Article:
[darcs-users] Current Pull Attempting to Overallocate

John Meacham john at repetae.net
Wed Jan 28 22:12:01 UTC 2004


On Wed, Jan 28, 2004 at 12:13:23PM -0500, David Roundy wrote:
> On Wed, Jan 28, 2004 at 08:09:26AM -0800, Paul Snively wrote:
> > *** malloc: vm_allocate(size=524288000) failed (error code=3)
> > *** malloc[563]: error: Can't allocate region
> > Ugh on length 4
> ...
> > Oddly, darcs still seems to work OK, so far, even with the allocation 
> > failures. But they make me nervous. And 524,288,000 is an insane amount 
> > of even virtual space to try to allocate in one go, IMHO.
> > 
> > Thoughts?
> 
> This is a very ugly trick, which I'll probably have to give up on.  The
> problem it tried to fix was that the ghc garbage collector never decreases
> the size of its heap, which means that if darcs ever grows its ghc heap
> beyond the amount of RAM available, it will be forever swapping until it
> exits, even if the amount of memory actually used goes back down.
> 
> About half of the memory darcs uses isn't allocated by ghc itself, but
> instead is malloced.  If I can keep this memory out of the ghc heap, then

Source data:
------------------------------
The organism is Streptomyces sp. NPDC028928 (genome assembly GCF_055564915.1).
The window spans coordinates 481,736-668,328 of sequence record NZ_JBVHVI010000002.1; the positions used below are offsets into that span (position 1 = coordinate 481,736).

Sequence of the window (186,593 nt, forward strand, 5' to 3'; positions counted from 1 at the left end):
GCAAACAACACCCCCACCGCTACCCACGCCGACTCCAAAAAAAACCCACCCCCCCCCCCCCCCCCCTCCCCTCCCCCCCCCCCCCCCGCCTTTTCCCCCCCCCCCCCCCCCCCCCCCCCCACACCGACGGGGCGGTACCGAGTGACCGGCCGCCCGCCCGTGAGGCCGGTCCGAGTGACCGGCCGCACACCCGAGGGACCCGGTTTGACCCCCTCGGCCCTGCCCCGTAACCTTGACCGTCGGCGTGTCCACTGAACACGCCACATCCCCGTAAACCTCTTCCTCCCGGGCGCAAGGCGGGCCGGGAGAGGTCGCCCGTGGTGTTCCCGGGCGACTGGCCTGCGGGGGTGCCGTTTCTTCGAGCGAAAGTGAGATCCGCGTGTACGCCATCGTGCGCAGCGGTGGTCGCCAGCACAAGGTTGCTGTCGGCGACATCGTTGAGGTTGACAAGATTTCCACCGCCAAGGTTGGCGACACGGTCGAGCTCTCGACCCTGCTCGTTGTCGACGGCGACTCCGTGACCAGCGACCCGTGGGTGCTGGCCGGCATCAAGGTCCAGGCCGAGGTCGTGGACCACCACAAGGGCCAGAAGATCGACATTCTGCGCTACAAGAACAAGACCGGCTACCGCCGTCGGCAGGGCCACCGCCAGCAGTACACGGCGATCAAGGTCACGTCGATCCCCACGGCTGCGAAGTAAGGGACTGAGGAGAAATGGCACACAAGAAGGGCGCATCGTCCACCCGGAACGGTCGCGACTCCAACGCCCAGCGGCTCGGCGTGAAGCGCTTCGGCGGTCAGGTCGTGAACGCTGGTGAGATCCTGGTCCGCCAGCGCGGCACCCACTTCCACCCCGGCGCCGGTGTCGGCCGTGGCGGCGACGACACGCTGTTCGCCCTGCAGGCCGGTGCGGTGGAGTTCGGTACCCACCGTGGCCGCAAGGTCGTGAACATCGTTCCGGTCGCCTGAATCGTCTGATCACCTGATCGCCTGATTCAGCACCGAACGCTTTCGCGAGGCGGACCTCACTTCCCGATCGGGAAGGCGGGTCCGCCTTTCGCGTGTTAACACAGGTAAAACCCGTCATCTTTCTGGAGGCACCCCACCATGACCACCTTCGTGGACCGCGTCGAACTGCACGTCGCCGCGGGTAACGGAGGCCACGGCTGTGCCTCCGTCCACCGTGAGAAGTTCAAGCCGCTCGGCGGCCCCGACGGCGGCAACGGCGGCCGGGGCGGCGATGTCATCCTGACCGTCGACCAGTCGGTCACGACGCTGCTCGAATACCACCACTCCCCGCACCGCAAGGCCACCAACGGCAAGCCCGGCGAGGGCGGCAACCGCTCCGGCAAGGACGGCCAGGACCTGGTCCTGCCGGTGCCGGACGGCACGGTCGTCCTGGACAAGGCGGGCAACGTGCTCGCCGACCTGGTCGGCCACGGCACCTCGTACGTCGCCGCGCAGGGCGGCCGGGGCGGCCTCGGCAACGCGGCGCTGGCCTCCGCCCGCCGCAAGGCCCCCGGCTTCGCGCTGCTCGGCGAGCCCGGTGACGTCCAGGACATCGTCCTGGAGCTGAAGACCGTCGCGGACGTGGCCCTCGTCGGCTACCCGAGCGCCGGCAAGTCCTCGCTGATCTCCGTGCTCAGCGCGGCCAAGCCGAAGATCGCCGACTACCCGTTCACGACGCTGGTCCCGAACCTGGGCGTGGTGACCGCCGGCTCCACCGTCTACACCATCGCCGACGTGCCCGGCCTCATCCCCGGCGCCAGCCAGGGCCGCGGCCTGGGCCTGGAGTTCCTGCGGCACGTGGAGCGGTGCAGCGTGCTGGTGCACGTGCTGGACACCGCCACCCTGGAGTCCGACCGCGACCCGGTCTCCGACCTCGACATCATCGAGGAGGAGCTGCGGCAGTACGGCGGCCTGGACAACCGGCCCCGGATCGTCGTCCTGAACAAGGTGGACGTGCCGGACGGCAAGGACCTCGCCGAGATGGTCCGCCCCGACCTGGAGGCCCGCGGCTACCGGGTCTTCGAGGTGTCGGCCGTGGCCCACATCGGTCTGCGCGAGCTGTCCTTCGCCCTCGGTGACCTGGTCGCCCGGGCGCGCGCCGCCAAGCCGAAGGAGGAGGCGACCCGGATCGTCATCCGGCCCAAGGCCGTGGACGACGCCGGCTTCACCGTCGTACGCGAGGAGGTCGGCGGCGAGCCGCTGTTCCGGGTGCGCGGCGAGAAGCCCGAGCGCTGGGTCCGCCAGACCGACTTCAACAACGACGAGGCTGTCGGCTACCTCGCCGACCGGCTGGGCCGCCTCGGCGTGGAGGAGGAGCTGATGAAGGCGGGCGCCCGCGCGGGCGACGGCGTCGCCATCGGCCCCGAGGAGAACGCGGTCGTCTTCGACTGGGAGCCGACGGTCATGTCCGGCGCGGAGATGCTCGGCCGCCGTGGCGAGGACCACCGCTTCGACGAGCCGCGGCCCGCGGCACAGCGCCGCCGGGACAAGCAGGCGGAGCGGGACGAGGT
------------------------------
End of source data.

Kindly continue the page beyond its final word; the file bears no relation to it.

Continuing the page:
> when memory usage drops back down, it'll can drop back to half of its peak
> value, which is VERY nice if its peak value happened to be about twice the
> physical memory available.
> 
> The trick I use (which is in fpstring.c for the curious) is to allocate a
> very large chunk of memory, then allocate a second large chunk of memory,
> realloc the second large chunk to its desired size, and finally deallocate
> the first large chunk.  The net result is that the allocated memory is far
> from the ghc heap... or at least that seems to be the net result, and it
> works well under linux.  I get the same errors you do on MacOS X, which is
> presumably because MacOS is less optimistic than linux is with respect to
> out of memory conditions.  Linux will just let the allocation succeed and
> hope the memory isn't actually used, which works out fine in this case,
> since darcs doesn't use the memory.

hmm? why would it matter if the memory was allocated near or far from
the ghc heap? nowadays memory is allocated via mmap, so can be placed
anywhere and freed back to the system in non-contiguous chunks.

unless you specifically allow linux to overcommit the memory, you can't
allocate more than can be theoretically satisfied with all the RAM and
swap. This is a relativly recent change to linux, as allowing overcommit
is useful, but makes it hard to decide who to kill on OOM since any random
memory access can cause an OOM. you can change this somewhere in /proc,
but in any case this all seems unnecesarry to begin with.
        John

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John Meacham - California Institute of Technology, Alum. - john at foo.net
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